Treating Medicare patients is accompanied by the necessity to internalize the system's insurance policies and countless rules. Naturally, this can be pretty overwhelming at times. The constant looming threat of an audit doesn't help ease any worries either. What if you could avoid a Medicare audit altogether? Here are some tips that might help achieve just this.
When it comes to Ambulatory Surgery Center (ASC) services, accurate and detailed billing documentation is a must to avoid Medicare audits. It is important to have a thorough understanding of what constitutes "reasonable and necessary" as per the definition given by Medicare for charged services. This helps avoid unbundling (e.g., charging separately for consultation, dressings, and hot packs) or up-coding (i.e., billing for a service more expensive than the one that has actually been provided) errors, which in turn prevents you from submitting a false claim that could bring on an audit.
Where do you stand on E & M coding?
Statistics show that physicians who have a tendency to over-code, in comparison to their peers, when it comes to evaluation and management (E&M) services, face a much higher risk of an audit. Reviewing coding patterns on a regular basis can help avoid this error. The knowledge of exactly where you differ in your coding patterns can help you take appropriate steps to correct the issue, either through additional education or with the help of a certified coder.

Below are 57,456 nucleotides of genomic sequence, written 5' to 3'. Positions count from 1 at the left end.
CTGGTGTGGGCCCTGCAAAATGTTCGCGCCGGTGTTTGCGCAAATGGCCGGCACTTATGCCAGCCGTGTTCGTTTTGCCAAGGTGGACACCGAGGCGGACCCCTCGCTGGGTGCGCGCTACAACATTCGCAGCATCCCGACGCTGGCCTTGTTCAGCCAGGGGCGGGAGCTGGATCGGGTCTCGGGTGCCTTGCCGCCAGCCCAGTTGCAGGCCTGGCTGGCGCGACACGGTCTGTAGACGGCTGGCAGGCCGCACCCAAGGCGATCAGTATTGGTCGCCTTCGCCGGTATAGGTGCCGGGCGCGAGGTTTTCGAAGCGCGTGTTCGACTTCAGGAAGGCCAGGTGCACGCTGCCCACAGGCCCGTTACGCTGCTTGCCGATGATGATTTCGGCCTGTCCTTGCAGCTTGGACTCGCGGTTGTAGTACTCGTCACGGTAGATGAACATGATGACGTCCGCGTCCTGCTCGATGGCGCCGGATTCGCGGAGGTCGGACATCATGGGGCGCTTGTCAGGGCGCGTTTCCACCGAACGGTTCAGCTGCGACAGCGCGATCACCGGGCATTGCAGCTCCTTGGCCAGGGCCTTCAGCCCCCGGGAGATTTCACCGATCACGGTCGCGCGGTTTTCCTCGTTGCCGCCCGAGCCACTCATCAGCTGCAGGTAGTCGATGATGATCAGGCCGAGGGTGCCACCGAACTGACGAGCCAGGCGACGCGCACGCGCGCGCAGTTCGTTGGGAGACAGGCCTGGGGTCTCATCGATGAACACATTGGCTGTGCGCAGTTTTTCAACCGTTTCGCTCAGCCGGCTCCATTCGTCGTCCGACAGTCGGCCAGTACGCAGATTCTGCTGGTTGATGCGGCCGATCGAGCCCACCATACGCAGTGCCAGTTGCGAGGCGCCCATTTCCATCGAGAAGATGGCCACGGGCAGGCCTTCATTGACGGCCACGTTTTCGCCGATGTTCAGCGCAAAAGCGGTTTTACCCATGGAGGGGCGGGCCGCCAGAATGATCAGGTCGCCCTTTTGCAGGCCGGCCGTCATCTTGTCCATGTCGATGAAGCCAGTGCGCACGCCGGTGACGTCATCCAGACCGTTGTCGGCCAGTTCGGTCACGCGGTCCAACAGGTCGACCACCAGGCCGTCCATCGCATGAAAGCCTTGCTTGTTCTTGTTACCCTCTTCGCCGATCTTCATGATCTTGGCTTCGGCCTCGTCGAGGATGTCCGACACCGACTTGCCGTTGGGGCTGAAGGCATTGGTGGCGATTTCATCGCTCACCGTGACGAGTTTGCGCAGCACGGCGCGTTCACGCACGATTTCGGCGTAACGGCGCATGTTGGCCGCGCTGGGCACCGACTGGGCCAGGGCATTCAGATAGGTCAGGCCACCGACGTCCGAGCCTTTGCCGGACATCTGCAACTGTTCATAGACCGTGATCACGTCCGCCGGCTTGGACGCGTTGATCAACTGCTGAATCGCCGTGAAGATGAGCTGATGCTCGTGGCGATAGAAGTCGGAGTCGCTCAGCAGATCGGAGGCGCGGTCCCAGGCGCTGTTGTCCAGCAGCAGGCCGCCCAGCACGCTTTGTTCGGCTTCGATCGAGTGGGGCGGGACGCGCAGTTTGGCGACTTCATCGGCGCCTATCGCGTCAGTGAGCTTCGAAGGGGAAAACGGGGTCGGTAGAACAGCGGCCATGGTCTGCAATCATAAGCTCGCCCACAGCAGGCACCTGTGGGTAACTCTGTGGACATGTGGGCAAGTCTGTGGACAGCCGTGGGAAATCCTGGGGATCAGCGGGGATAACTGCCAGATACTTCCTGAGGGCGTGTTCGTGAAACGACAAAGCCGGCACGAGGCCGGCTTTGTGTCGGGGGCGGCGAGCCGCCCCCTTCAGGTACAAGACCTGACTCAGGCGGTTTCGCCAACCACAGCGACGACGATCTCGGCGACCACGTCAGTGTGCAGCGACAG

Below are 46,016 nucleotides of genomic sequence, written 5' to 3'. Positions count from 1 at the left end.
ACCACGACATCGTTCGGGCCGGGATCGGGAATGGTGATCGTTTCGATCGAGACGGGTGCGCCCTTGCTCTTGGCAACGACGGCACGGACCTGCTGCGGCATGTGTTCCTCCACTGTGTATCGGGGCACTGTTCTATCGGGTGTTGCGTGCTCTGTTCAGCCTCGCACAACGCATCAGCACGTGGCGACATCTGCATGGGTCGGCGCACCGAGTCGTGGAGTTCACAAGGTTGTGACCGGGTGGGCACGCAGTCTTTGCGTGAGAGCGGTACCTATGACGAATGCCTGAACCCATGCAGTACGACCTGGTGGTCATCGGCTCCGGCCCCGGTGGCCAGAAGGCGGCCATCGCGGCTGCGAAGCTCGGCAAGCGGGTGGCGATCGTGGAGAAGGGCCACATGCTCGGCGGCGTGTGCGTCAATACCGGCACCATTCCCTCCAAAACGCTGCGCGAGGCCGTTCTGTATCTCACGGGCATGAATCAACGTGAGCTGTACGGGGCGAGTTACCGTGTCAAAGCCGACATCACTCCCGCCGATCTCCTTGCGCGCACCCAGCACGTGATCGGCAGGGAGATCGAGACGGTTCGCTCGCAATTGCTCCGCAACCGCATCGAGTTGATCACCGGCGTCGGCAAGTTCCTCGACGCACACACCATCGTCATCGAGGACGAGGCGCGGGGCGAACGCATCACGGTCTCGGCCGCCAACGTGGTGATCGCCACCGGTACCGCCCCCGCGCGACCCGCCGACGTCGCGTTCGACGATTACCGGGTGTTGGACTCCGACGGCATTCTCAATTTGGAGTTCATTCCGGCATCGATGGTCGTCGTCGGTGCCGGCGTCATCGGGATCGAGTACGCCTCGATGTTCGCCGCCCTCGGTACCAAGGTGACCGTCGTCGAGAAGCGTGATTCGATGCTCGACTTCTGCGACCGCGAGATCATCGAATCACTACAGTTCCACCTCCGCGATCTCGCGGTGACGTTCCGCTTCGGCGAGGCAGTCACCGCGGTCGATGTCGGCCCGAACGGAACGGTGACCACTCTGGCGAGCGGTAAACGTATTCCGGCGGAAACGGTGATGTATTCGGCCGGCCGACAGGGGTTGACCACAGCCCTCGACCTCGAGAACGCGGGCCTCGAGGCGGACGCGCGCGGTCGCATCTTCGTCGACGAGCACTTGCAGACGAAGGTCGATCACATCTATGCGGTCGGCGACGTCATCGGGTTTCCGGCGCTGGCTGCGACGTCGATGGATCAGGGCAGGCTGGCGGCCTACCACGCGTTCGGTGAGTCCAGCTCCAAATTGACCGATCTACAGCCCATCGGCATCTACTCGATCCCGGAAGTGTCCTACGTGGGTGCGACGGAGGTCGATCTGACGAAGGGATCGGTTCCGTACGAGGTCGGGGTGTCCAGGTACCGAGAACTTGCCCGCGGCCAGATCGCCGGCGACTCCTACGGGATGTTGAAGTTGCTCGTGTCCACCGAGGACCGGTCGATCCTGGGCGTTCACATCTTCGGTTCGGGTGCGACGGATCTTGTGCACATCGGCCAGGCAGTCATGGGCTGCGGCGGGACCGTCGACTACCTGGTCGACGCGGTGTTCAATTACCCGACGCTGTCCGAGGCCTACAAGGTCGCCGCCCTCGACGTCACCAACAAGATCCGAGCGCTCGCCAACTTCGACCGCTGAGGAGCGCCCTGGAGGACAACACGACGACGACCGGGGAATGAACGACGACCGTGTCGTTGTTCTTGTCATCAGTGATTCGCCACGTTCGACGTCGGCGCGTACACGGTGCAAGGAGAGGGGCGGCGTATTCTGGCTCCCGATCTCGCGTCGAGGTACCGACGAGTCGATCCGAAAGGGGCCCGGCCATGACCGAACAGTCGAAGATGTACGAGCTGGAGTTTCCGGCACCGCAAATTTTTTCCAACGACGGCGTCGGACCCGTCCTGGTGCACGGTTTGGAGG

While templates are acceptable, documentations need to be detailed, precise, and patient specific. Time of surgery, execution of advanced beneficiary notice (ABN) for non-coverage services have to be mentioned. It is worth noting that illegible signatures, reproducing signatures with a stamp, along with failure to supply records when requested increase the likelihood of a Medicare audit.
Using modifiers efficiently
Ever since the Physician Payment Reform was implemented in 1992, modifiers have become crucial to the Medicare billing process. Using modifiers correctly can help ensure payment for services that would very likely be denied, if not for the appropriate modifier mentioned. Additionally, reporting multiple services without the correct modifier can raise suspicion that the caregiver is engaged in "unbundling". When used appropriately, modifiers are integral to both avoiding a Medicare audit and increasing in-house revenue.
Calling in the expertise of a certified coder to audit your performance can help uncover potential problems. Even if it is on annual basis, this can help pinpoint areas in which you will benefit from the further training. Most importantly, regular coding audits effectively demonstrate the efforts you are taking to code correctly. This greatly helps your case if, heaven forbid; you are faced with suspicions that question your honesty. Regular audits are proof that any billing and coding errors are not intentional.
A Medicare audit can be an intimidating prospect for any healthcare center. And while it would be ideal to avoid it altogether, it isn't always possible. For this reason it is important that surgery centers keep up with the guidelines and coding rules implemented by Medicare, along with monitoring previous audit results to eliminate issues brought up in the past for good. It may be impossible to avoid a Medicare audit, but following these tips will, at least, ensure that you are well prepared.